Guaraná: the Caffeinated Fruit That Looks Like an Eyeball

Deep in the heart of the Amazon, in the riverside town of Maués, they grow a fruit you may have never heard of. Guaraná grows in other places, but Maués is the heart of its production, as guaraná is not only a prized fruit made into a daily drink, it’s a tourist draw. They even have an annual guaraná festival.

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Guaraná contains high levels of caffeine – as much as four times that of coffee beans, as well as other psychoactive stimulants (including saponins and tannins) associated with improved cognitive performance. And numerous research papers explore its potential in the prevention of cardiovascular disease, as an anti-inflammatory, antioxidant, antidepressant, intestinal regulator and even an aphrodisiac.

Maués might be dubbed the “land of guaraná” but the fruit’s history long predates the town. The Sateré-Mawé indigenous people have been cultivating guaraná in their ancestral forests nearby for millennia. It was their ancestors who domesticated the species, learned of its properties and devised the best cultivation and processing techniques.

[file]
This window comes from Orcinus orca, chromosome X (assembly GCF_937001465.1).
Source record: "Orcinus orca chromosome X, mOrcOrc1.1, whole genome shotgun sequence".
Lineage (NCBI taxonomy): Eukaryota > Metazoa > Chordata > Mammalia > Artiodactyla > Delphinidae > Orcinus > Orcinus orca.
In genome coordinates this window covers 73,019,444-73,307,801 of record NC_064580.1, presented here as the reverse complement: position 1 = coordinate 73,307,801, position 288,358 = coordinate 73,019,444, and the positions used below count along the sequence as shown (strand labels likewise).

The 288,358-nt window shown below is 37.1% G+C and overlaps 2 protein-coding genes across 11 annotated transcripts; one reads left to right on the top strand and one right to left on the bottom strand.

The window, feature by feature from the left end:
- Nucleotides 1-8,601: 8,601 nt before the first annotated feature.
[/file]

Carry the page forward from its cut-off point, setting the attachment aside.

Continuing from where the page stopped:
Guaraná has a traditional origin story that, yes, involves an eyeball, and long-held traditions on how to prepare and consume it. But it’s also a moneymaker, working its way into South American sodas. It may even prolong life. Read about guaraná and what it means at BBC Travel. -via Digg

(Image credit: Anita Fortis)

Source: neatorama

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